A NASA satellite has detected the emergence of a new island off the coast of Japan. The island, which was born at the end of October, was spotted by the joint NASA/U.S. Geological Survey satellite Landsat-9 on November 3. The birth of the island occurred near Iwo Jima island, which is part of the Volcano Islands archipelago in southern Japan.
The island came into existence when magma fell into the ocean and exploded, sending chunks of rock up to 160 feet (50 meters) into the air. The eruption is believed to have started on October 21, 2023, according to researchers from the University of Tokyo. They also noted that this eruption took place in a location similar to a previous eruption in 2022, suggesting the resumption of magma activity on Iwo Jima.
The underwater eruptions resulted in two explosive events at the southern tip of Iwo Jima, causing rocks to accumulate to the north. Over time, these rocks formed a 330-foot (100-meter) wide island, situated around half a mile (1 kilometer) away from Iwo Jima. The area surrounding the island is filled with pumice, which is a lightweight rock formed when lava high in water and gases is ejected from a volcano and cools rapidly.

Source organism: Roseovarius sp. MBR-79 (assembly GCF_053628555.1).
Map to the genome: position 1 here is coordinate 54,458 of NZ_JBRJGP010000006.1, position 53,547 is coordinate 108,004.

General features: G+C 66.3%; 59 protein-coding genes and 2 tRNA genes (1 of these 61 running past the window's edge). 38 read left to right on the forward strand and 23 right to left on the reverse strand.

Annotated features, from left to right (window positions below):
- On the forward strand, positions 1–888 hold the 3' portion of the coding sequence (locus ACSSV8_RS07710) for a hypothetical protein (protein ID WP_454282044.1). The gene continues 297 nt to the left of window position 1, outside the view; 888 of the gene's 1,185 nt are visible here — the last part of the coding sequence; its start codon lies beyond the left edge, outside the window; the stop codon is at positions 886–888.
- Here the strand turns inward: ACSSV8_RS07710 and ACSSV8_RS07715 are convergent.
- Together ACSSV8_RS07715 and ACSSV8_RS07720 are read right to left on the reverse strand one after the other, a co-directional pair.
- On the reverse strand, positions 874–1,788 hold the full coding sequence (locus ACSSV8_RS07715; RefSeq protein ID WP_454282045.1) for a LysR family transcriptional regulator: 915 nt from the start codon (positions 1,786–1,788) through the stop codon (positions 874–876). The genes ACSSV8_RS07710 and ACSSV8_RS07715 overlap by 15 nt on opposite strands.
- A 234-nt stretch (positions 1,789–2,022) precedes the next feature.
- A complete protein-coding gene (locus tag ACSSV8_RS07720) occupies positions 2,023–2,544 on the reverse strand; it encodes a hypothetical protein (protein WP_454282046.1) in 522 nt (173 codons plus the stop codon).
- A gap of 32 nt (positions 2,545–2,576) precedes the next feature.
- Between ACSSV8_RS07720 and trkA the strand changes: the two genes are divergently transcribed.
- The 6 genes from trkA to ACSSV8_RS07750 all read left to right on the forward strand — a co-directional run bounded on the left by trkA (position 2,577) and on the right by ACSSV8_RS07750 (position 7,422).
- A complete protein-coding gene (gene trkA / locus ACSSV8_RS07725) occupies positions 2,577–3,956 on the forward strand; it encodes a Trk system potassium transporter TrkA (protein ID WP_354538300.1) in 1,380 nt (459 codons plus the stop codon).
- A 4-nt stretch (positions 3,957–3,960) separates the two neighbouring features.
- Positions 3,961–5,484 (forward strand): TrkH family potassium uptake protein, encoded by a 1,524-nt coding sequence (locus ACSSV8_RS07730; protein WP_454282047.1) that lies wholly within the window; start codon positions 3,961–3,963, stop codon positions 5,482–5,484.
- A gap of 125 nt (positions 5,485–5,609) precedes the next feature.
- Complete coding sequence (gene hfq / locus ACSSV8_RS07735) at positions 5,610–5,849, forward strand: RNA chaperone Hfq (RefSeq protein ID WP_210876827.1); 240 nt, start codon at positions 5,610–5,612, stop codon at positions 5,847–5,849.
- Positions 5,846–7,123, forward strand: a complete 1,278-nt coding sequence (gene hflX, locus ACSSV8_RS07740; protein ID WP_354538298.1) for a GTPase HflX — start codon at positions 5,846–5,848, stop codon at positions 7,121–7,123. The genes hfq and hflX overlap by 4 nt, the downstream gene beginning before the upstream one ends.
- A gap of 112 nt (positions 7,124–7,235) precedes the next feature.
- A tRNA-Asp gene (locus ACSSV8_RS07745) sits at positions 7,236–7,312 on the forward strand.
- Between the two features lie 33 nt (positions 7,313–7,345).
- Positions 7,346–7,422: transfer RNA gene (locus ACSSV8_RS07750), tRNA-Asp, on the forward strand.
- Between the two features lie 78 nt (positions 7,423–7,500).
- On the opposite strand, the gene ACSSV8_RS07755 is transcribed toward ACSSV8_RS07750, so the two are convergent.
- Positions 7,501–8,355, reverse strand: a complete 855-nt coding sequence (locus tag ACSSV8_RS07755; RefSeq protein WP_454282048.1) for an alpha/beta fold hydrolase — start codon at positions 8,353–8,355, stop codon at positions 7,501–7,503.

Landsat-9 captured images of the new island from its position above Earth, comparing observations from November 3 to those taken on October 18 when the island was not yet present. The birth of the island was also witnessed by an aircraft owned by Mainichi Shimbun, a Japanese newspaper.
Researchers from the University of Tokyo stated that the site of the new island has been a frequent location of underwater eruptions in recent years and is one of the world’s fastest-rising caldera volcanoes.